Virginia falls back into the woods, shaking, deep in thought. Paranoias and insecurities rattle in their cages, singing new songs for her to sing along and destroy herself with.

Instead of traveling by road, she hikes back into the pine barrens and continues north. At least she suspects it is north, judging by the placement of the sun.

Giant passenger jets roar overhead. She watches their contrails unfurl through overlapping branches, hugging a tree to her chest, waiting for the bombs to fall, for sod to fly like shrapnel, for her limbs to be ripped from her body, for her blood to spill, to anoint the ground with the darkness that plagued her throughout life, in which she descended into over and over again like a diver in a diving bell in order to call up the most vibrant, unique creatures from the deep onto the burning pages of her books.

The sun falling behind the pinetops, an already dark forest becomes darker, mirroring the lonely depletion Virginia would feel after the completion of each of her novels. An emptiness so deep that she could not move. Her bed, a prison. Leonard, soup-stirrer and spooner. Oh, how she would have howled like the Leni Lenape in Kensington Park that day, en route to the Queen's palace, if she could. But she remained a husk of wordlessness until she replenished, waiting to once again play parlor games, making people's lives the way they should be rather than how they were, waiting for her voice to regain its tenacity. Although her life was a long, drawn-out howl, her writing life often growled, showing its teeth.

Before the sun completely disappeared, Virginia finds an abandoned house, ravaged by the elements, littered with No Trespassing signs. She beds down amongst its dusty detritus and ghosts, feeling like a dead character in a novel not her ownthe ruins, symbols of time passing, horse-headed waves racing to their destructions beyond the walls of pines blocking the view of nearby shores, a salty mist kissing her rarely kissed lips goodnight from 1991.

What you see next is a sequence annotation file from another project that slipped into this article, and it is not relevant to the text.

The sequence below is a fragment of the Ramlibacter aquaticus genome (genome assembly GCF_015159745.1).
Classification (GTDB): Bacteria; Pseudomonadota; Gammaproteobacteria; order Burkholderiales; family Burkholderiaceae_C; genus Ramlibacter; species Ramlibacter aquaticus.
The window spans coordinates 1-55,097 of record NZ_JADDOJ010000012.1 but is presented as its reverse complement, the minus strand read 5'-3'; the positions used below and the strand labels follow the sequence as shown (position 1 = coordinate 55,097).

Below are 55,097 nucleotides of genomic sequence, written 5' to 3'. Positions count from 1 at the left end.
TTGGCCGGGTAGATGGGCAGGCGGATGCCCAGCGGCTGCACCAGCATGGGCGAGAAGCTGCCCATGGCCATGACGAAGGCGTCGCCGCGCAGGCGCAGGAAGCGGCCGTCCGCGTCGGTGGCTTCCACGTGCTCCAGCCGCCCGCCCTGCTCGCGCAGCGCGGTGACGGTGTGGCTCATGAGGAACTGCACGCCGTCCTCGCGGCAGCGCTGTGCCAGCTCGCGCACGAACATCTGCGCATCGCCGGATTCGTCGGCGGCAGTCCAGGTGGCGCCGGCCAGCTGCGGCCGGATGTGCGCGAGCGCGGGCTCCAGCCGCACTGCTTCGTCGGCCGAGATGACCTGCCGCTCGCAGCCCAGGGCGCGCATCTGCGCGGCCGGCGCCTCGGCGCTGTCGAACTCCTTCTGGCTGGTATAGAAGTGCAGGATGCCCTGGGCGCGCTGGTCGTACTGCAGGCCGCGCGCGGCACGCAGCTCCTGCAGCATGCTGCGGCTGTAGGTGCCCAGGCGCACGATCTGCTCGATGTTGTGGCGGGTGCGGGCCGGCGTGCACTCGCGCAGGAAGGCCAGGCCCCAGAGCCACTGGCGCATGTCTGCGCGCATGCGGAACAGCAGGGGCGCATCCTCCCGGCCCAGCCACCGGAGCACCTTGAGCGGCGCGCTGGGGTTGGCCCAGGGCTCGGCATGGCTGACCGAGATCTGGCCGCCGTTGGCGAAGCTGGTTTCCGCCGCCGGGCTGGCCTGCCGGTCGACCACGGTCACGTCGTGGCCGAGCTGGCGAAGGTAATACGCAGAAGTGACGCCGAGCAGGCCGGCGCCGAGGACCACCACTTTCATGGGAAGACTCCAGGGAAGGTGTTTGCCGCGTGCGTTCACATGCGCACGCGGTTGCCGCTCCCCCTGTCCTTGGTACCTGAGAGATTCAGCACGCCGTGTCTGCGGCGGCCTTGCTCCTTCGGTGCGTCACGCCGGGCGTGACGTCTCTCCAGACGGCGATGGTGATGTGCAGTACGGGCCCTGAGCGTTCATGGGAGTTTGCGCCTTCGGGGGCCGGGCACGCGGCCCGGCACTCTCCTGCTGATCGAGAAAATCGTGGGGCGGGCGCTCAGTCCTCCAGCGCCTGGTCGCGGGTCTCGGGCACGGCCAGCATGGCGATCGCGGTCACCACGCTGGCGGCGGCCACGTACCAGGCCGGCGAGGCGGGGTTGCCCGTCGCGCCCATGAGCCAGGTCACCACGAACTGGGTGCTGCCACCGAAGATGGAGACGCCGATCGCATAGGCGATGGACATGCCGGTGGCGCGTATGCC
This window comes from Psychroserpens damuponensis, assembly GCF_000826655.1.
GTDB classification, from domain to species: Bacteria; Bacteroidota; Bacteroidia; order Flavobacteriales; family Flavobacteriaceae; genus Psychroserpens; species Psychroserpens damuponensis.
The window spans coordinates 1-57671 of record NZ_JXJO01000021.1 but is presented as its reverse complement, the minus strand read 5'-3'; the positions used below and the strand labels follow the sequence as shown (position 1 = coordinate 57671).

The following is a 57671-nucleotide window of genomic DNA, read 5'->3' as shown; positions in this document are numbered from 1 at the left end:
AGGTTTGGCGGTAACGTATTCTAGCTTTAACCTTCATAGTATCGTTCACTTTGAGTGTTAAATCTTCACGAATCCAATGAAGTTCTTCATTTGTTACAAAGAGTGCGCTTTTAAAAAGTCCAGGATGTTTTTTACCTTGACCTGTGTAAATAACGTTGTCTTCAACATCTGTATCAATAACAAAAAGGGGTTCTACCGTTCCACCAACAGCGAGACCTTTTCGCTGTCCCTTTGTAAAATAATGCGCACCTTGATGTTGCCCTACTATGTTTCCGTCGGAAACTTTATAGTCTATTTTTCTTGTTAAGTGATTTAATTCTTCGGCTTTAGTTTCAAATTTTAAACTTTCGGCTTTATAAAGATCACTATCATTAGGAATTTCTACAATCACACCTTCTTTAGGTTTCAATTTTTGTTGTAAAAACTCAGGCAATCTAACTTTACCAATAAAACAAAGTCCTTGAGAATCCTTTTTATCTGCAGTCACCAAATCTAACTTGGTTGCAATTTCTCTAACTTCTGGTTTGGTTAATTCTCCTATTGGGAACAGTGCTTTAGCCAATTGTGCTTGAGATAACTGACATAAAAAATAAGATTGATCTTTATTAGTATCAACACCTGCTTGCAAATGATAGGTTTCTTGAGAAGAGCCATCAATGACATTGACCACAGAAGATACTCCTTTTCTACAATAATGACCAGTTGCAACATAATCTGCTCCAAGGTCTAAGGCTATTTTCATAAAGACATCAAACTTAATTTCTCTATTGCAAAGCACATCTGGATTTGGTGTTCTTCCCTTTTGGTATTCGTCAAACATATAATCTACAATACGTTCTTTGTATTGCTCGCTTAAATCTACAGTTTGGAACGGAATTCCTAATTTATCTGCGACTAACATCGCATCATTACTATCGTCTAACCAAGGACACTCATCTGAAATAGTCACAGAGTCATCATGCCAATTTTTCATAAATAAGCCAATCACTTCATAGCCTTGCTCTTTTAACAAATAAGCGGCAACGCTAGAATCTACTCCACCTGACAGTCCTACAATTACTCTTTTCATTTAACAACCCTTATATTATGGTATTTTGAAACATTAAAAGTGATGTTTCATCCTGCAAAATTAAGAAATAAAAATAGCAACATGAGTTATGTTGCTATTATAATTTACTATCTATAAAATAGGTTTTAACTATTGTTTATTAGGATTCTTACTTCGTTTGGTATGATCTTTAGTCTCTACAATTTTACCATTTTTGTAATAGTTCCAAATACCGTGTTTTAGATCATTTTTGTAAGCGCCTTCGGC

IV. Autophobia

Virginia Woolf stays. She fixes up the abandoned house, plants a garden, joins a book club and begins to live uneasily in 1991. Although she always rankled at the way Victorian England treated women, and how she wanted to get out from under its shadow, she finds that fending for herself for the first time without Leonard, without anybody, proves to be exhausting. Yet it is a good weariness, a new weariness that she invites into her life. As long as she remembers to eat and get enough sleep, the wolves remain a distant echo in the background of her mind.

In town there are murmurs of another war, but it must not be much of one judging by the unworried attitudes of young men in baggy shorts and T-shirts. The only death these men face are stares from young women uninterested in their come-ons and the alcohol they consume.

At night, alone, an oil lamp burning on her makeshift kitchen table, she thinks about the unexplained distances she has traveled, the unexplained reason she is not dead. This extra life, this fast-forward to the future, feels like a gift. One that she appreciates some days, and one that she loathes on others.

Picking up a book at the library, curiosity gets the better of Virginia and she looks up the fates of her chums in the Bloomsbury Group, looks up the latter life of her beloved Leonard.